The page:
HLC Brings Globalization to MCDS

Miami Country Day School offers a large selection of classes from Mandarin and the Art of Gardening to several fine arts classes. But in addition to the myriad courses already in place, this semester there will be more classes added to the list. These classes, however, are not traditionally taught. Miami Country Day School is now a member of a program called the Hybrid Learning Consortium (HLC).

The Hybrid Learning Consortium is an online globalized learning community which brings together students and teachers from around the globe to share learning by taking advantage of the digital world we live in. Teachers in schools around the world, primarily China and the United States, create an online class which students sign up for online. Miami Country Day School’s very own Mrs. Gallup, Humanities Department Chair and English teacher, will be teaching a course called “Understanding Film.”

Mr. Cahill and Upper School Director Mr. Turf traveled to an HLC symposium two years ago and Mrs. Gallup, Mr. Karnes, and Mrs. Borchers went last year which is what got the ball rolling for MCDS involvement. When asked what the catalyst to join the HLC was Mr. Mann responded, “…three or four years ago all of us saw the potential for online learning.” After the idea was out in the open Country Day incorporated a few hybrid classes such as Mrs. Borcher’s government class last year as well as a hybrid film class Mrs. Gallup taught. Though the Hybrid classes proved successful, MCDS administrators wanted the benefit of ten to fifteen independent schools assisting in the learning process being that Country Day has a limited amount of teachers to accommodate all of the students who could potentially take a hybrid class. This way students have access to any teacher from over fifteen schools part of the consortium. Out of all of the online learning programs, MCDS selected the Hybrid Learning Consortium after a thorough eighteen month review because it was the most compatible with our school seeing how it is independent and had other highly regarded schools contributing.

Students take the MCDS approved courses on their computers on their own time. The classes will be graded and awarded the appropriate weight on GPAs. According to Mrs. Gallup, these classes will be offered to all approved 10th – 12th grade students and serve as a major benefit for students who have scheduling conflicts and who still wish to fulfill the credits they otherwise would have completed with an ideal schedule. With few exceptions, the classes will have an additional fee of four hundred dollars attached.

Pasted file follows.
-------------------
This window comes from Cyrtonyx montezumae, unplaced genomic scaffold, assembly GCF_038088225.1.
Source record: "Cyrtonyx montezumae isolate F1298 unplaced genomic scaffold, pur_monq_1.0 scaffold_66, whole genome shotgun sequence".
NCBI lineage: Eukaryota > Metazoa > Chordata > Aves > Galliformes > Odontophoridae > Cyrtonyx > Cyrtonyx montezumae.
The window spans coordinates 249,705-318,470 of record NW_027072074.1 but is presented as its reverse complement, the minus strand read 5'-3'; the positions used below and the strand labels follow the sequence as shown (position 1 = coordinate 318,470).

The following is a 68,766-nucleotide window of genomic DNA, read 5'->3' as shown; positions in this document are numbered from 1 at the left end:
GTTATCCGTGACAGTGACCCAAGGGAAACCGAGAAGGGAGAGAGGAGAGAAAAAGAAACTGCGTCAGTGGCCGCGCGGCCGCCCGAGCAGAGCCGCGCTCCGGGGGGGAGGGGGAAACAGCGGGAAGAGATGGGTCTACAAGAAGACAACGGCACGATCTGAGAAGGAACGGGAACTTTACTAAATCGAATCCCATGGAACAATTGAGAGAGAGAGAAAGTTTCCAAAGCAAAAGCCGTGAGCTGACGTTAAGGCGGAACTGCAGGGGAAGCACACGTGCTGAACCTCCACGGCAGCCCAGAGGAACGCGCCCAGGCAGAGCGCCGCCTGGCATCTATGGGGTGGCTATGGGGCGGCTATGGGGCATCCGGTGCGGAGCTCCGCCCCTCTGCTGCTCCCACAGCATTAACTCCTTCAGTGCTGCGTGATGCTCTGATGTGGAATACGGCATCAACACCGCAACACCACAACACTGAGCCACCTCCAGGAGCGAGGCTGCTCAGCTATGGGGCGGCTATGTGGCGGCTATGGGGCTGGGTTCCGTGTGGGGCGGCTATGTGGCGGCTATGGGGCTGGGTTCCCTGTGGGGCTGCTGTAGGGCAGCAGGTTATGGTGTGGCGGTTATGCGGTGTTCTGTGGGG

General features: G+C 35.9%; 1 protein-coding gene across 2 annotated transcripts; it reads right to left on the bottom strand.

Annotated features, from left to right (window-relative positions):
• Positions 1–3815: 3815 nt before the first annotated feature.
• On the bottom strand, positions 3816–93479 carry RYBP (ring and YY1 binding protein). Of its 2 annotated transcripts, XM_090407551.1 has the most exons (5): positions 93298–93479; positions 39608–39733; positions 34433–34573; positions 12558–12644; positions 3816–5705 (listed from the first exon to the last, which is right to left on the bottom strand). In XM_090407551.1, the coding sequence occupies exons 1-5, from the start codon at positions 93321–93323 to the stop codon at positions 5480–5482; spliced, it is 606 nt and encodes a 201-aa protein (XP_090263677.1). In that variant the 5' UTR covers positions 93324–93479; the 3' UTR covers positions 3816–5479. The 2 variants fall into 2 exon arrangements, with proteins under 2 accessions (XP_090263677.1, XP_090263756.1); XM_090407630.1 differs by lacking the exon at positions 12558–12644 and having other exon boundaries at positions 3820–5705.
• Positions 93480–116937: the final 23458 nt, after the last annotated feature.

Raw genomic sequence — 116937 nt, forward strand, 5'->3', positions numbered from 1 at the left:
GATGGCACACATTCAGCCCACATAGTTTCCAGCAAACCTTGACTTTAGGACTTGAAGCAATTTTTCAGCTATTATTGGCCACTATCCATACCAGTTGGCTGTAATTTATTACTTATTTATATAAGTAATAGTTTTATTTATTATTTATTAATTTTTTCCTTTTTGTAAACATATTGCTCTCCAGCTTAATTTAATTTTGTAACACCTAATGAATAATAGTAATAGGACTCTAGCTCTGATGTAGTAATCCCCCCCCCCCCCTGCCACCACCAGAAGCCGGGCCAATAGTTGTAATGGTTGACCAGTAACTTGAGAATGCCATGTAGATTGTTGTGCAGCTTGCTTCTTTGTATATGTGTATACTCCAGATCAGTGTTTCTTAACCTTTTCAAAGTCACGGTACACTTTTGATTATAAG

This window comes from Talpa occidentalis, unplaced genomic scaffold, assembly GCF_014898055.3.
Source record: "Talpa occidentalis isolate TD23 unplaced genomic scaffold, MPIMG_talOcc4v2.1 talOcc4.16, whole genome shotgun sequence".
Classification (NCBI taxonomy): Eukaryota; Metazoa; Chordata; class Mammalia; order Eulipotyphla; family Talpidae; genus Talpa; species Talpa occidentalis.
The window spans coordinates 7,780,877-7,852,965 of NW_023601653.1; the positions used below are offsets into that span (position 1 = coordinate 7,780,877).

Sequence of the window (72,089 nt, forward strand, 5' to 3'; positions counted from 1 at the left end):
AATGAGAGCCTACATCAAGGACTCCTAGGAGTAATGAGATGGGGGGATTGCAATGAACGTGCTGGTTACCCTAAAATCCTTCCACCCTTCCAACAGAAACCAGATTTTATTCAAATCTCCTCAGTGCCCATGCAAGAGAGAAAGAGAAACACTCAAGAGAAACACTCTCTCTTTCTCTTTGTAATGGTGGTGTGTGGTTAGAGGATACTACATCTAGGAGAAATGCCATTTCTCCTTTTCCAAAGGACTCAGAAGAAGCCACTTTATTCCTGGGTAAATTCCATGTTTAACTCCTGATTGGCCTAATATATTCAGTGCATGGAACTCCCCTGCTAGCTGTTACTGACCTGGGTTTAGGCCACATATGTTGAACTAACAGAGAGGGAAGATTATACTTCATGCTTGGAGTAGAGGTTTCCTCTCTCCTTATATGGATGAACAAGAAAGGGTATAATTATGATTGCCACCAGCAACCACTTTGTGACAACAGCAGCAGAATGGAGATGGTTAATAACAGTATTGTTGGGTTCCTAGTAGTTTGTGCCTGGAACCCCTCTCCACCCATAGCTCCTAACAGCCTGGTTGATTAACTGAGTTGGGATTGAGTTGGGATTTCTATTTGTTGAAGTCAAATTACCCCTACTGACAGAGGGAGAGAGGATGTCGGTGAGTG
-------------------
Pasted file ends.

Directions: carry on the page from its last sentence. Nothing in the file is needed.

Courses will be available to the high school with the exception of incoming Freshmen. Freshmen are not offered these classes because the rigor of high school and the initial change from Middle School can be challenging. Therefore, adding on to that stress would most likely prove unproductive for a ninth grader and hinder their transition into high school. Like any other student looking to go into a course there will be an approval process with Mr. Mann and the appropriate department chair. The student will not only have to demonstrate the capability to complete the academically rigorous courses, but the ability and the personal executive skills needed to complete an online course and the independence that comes with it.
This spring, some students have already begun to take HLC classes. Students who were initially enrolled in one of Dr. Conea’s cancelled humanistic studies classes who needed to fill graduation requirements were offered a chance to try out the program a semester early. Maddie Hertz was one of these students. “When I found a class that I could take for credit and that would fit great into my schedule because it was online, I took it,” she said. She is enrolled in Global Perspectives Through World Music, a course taught by Mr. Powers, an English teacher from Shorecrest Preparatory School in St. Petersburg, Florida. (See Maddie’s accompanying editorial for more insight into her experience this semester). Josh Hug and Veronica Ortiz also enrolled in this hybrid course. Said Josh, “I decided to take this course because I am very involved in music and have always been interested in learning about music in culture throughout the world and its history.” The class seeks to “explore world music through the context of various ethnic music cultures and the historical and social factors that contribute to each culture’s music.” Students will earn one half of a humanities credit by listening to music, watching lectures, and writing responses about musical heritage that ranges from traditional Native American music to ethnic European songs.

The Hybrid Learning Consortium connects students from places as far away as Germany and Japan, meaning that students could be enrolled in the same class as someone who lives thousands of miles away. Obviously this presents challenges – not all schools have a Minimester program, and Spring Breaks can vary wildly – but the variety of schools present also gives students the chance to broaden the scope of their education.

Many students were first introduced to HLC by Jenny Hofstra, who attended a 9-11 grade assembly this Tuesday. But if you have any more questions, feel free to ask Mr. Mann. Course requests for next year will open this spring. In the meantime, we’ll all have to watch closely to see how students enrolled in Global Perspectives in World Music learn through the new platform.